Financial Analysts: Fundamentally Flawed
Apr 8, 2022
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Price to earnings ratio (P/E). Gross Sales. SG&A expenses. Revenues. Earnings before interest, taxes, depreciation and amortization. Subscribers. When it comes to fundamentally valuing a company, pick your metric. In fact, pick whichever metric makes you feel best about investing or not investing. That’s what Wall St. analysts do and between you and us, it doesn’t really matter which one you use because the market is already telling you what you need to know.
There was a time, pre-internet, before 24 hours television news, before market prices were easily accessible, that an intimate understanding of a company’s financials and then an analysis of those financials was the best way to value a business. Analysts spent their days pouring over every finite detail of a balance sheet in order to assign a value they could then share with investors who could then decide if that company was worth investing in. But those days of yore are gone.
Growing up, if we didn’t feel well we went to the doctor. We needed that expert opinion. Today, rapid at-home test kits are available for most common ailments and simply typing in symptoms online can quickly give you an idea what’s wrong. The medical market evolved and is now more efficient than ever. Equity markets have evolved much the same way.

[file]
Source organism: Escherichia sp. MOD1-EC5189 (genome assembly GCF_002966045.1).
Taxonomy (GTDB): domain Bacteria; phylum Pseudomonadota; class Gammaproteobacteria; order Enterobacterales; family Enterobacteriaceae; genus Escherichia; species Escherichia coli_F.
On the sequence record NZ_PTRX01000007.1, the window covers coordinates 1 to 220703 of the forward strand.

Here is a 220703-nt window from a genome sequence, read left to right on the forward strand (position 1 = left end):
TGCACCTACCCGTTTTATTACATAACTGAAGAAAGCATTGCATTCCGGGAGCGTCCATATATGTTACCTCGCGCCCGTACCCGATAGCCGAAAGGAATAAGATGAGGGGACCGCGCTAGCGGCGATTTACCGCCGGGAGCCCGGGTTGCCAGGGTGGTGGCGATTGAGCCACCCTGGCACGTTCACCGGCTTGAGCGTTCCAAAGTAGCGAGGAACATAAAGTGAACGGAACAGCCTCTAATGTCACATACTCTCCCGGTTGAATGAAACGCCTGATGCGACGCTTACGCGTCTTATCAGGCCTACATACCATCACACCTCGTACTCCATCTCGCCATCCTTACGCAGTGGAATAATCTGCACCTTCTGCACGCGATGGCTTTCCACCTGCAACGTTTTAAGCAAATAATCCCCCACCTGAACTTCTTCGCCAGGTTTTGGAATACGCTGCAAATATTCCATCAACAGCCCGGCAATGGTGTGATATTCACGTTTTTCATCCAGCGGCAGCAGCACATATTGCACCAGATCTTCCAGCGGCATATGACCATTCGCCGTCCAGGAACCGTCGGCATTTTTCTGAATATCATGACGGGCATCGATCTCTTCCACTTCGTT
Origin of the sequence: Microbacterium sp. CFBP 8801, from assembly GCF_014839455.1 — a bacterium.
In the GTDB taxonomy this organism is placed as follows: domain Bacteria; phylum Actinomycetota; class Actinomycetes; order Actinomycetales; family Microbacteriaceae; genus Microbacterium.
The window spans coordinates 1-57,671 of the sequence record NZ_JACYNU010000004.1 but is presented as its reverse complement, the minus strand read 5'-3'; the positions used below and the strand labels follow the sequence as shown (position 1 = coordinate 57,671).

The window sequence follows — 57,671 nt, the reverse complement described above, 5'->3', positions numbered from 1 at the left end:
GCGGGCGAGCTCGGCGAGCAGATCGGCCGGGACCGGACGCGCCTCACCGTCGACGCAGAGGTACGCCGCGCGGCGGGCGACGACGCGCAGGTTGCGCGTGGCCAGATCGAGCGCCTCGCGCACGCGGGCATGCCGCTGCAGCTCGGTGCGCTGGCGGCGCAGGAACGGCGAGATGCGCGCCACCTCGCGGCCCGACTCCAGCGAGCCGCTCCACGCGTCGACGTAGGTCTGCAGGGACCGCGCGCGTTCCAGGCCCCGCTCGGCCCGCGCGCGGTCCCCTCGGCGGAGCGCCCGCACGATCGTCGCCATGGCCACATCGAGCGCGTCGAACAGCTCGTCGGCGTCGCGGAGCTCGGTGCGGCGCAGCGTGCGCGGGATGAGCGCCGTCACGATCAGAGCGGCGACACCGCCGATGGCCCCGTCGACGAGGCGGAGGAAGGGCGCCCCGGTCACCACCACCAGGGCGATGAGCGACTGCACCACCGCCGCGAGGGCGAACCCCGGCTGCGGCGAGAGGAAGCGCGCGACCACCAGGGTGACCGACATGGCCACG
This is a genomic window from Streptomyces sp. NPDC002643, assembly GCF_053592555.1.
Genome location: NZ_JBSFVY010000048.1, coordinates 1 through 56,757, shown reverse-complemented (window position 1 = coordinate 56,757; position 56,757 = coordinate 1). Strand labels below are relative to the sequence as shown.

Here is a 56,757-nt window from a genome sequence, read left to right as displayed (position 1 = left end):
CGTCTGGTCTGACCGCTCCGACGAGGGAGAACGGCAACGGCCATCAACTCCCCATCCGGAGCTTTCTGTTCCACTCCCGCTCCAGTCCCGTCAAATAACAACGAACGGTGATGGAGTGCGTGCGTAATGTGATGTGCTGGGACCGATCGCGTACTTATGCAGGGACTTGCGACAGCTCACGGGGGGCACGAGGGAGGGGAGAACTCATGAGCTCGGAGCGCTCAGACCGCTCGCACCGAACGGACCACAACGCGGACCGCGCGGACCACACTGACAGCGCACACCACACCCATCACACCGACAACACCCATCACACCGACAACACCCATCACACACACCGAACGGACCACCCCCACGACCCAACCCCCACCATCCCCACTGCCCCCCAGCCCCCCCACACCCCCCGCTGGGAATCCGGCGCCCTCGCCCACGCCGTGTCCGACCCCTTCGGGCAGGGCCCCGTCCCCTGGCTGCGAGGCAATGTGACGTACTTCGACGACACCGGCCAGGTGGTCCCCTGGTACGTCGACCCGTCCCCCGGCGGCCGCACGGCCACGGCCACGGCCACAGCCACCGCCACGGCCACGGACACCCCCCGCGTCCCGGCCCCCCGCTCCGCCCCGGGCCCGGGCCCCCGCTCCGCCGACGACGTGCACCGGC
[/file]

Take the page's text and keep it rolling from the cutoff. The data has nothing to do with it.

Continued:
The immediate dissemination of information has replaced the need for analyst reports. Advancements in technology making market access easier and more affordable have made markets more liquid. The combination of the two has resulted in the most efficient marketplace we’ve ever seen.
The truth is, fundamental analysis is based on a metric du jour. Price to earnings ratio was the gold standard. As the internet began taking hold, revenue growth took over the reigns. In the early 2000s, EBITDA was the focus. After that, the focus shifted to subscribers. In other words, what mattered only mattered until it didn’t matter (or didn’t justify valuations).
Fundamental analysis is a moving target decided by a small group of CFOs and/or analysts. Relying on those people and their chosen valuation metric is not nearly as efficient as a liquid marketplace. In fact, one could argue the only reason financial analysts still issue reports based on fundamentals is to avoid litigation. If an opinion they issue goes wrong but is rooted in a fundamental approach, it provides legal protection. In other words, fundamental analysis is nothing more than CYA.
Written by Dylan Ratigan and Josh Fabian
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